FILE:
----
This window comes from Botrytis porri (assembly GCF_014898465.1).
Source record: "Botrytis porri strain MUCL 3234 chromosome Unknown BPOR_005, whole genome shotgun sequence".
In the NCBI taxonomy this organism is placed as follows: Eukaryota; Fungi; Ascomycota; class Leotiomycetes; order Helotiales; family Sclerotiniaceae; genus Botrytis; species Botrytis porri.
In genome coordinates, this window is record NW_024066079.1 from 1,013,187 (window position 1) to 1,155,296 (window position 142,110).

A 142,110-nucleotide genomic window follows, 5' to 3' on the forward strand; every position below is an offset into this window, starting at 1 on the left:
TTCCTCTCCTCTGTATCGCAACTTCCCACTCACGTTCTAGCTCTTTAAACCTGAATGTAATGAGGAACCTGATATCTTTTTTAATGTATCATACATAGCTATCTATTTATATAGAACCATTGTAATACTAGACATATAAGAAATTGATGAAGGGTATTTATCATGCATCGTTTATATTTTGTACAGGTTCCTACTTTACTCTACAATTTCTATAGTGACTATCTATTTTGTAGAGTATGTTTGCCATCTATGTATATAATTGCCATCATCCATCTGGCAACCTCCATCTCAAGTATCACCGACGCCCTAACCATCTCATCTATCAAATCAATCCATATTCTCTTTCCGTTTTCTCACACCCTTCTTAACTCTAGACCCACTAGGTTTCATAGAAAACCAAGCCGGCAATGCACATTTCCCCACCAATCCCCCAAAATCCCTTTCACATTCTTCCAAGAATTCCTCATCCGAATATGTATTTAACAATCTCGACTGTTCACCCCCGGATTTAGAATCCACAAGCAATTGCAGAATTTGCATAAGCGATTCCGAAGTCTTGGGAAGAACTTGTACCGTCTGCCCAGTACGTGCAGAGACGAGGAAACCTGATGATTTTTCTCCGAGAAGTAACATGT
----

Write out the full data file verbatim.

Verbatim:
This window comes from Botrytis porri (assembly GCF_014898465.1).
Source record: "Botrytis porri strain MUCL 3234 chromosome Unknown BPOR_005, whole genome shotgun sequence".
In the NCBI taxonomy this organism is placed as follows: Eukaryota; Fungi; Ascomycota; class Leotiomycetes; order Helotiales; family Sclerotiniaceae; genus Botrytis; species Botrytis porri.
In genome coordinates, this window is record NW_024066079.1 from 1,013,187 (window position 1) to 1,155,296 (window position 142,110).

A 142,110-nucleotide genomic window follows, 5' to 3' on the forward strand; every position below is an offset into this window, starting at 1 on the left:
TTCCTCTCCTCTGTATCGCAACTTCCCACTCACGTTCTAGCTCTTTAAACCTGAATGTAATGAGGAACCTGATATCTTTTTTAATGTATCATACATAGCTATCTATTTATATAGAACCATTGTAATACTAGACATATAAGAAATTGATGAAGGGTATTTATCATGCATCGTTTATATTTTGTACAGGTTCCTACTTTACTCTACAATTTCTATAGTGACTATCTATTTTGTAGAGTATGTTTGCCATCTATGTATATAATTGCCATCATCCATCTGGCAACCTCCATCTCAAGTATCACCGACGCCCTAACCATCTCATCTATCAAATCAATCCATATTCTCTTTCCGTTTTCTCACACCCTTCTTAACTCTAGACCCACTAGGTTTCATAGAAAACCAAGCCGGCAATGCACATTTCCCCACCAATCCCCCAAAATCCCTTTCACATTCTTCCAAGAATTCCTCATCCGAATATGTATTTAACAATCTCGACTGTTCACCCCCGGATTTAGAATCCACAAGCAATTGCAGAATTTGCATAAGCGATTCCGAAGTCTTGGGAAGAACTTGTACCGTCTGCCCAGTACGTGCAGAGACGAGGAAACCTGATGATTTTTCTCCGAGAAGTAACATGT